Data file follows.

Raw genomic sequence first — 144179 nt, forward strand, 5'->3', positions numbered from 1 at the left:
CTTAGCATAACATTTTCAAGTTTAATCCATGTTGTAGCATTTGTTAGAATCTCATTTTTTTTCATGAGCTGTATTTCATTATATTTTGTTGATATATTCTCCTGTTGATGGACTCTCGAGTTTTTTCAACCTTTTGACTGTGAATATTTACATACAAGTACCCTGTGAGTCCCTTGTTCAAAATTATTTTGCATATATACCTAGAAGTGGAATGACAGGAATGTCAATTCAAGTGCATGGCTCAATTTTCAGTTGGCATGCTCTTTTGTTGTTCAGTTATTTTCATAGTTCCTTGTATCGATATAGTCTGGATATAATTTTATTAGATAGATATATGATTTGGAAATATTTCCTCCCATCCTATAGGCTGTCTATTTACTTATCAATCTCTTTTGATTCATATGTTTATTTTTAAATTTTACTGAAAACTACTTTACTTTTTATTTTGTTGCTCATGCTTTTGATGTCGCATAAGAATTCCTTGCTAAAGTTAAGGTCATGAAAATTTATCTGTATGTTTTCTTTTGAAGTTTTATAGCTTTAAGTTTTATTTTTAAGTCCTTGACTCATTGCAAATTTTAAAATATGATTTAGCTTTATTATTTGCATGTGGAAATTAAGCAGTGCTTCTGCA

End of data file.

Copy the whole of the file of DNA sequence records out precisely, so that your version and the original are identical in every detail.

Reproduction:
Raw genomic sequence first — 144179 nt, forward strand, 5'->3', positions numbered from 1 at the left:
CTTAGCATAACATTTTCAAGTTTAATCCATGTTGTAGCATTTGTTAGAATCTCATTTTTTTTCATGAGCTGTATTTCATTATATTTTGTTGATATATTCTCCTGTTGATGGACTCTCGAGTTTTTTCAACCTTTTGACTGTGAATATTTACATACAAGTACCCTGTGAGTCCCTTGTTCAAAATTATTTTGCATATATACCTAGAAGTGGAATGACAGGAATGTCAATTCAAGTGCATGGCTCAATTTTCAGTTGGCATGCTCTTTTGTTGTTCAGTTATTTTCATAGTTCCTTGTATCGATATAGTCTGGATATAATTTTATTAGATAGATATATGATTTGGAAATATTTCCTCCCATCCTATAGGCTGTCTATTTACTTATCAATCTCTTTTGATTCATATGTTTATTTTTAAATTTTACTGAAAACTACTTTACTTTTTATTTTGTTGCTCATGCTTTTGATGTCGCATAAGAATTCCTTGCTAAAGTTAAGGTCATGAAAATTTATCTGTATGTTTTCTTTTGAAGTTTTATAGCTTTAAGTTTTATTTTTAAGTCCTTGACTCATTGCAAATTTTAAAATATGATTTAGCTTTATTATTTGCATGTGGAAATTAAGCAGTGCTTCTGCA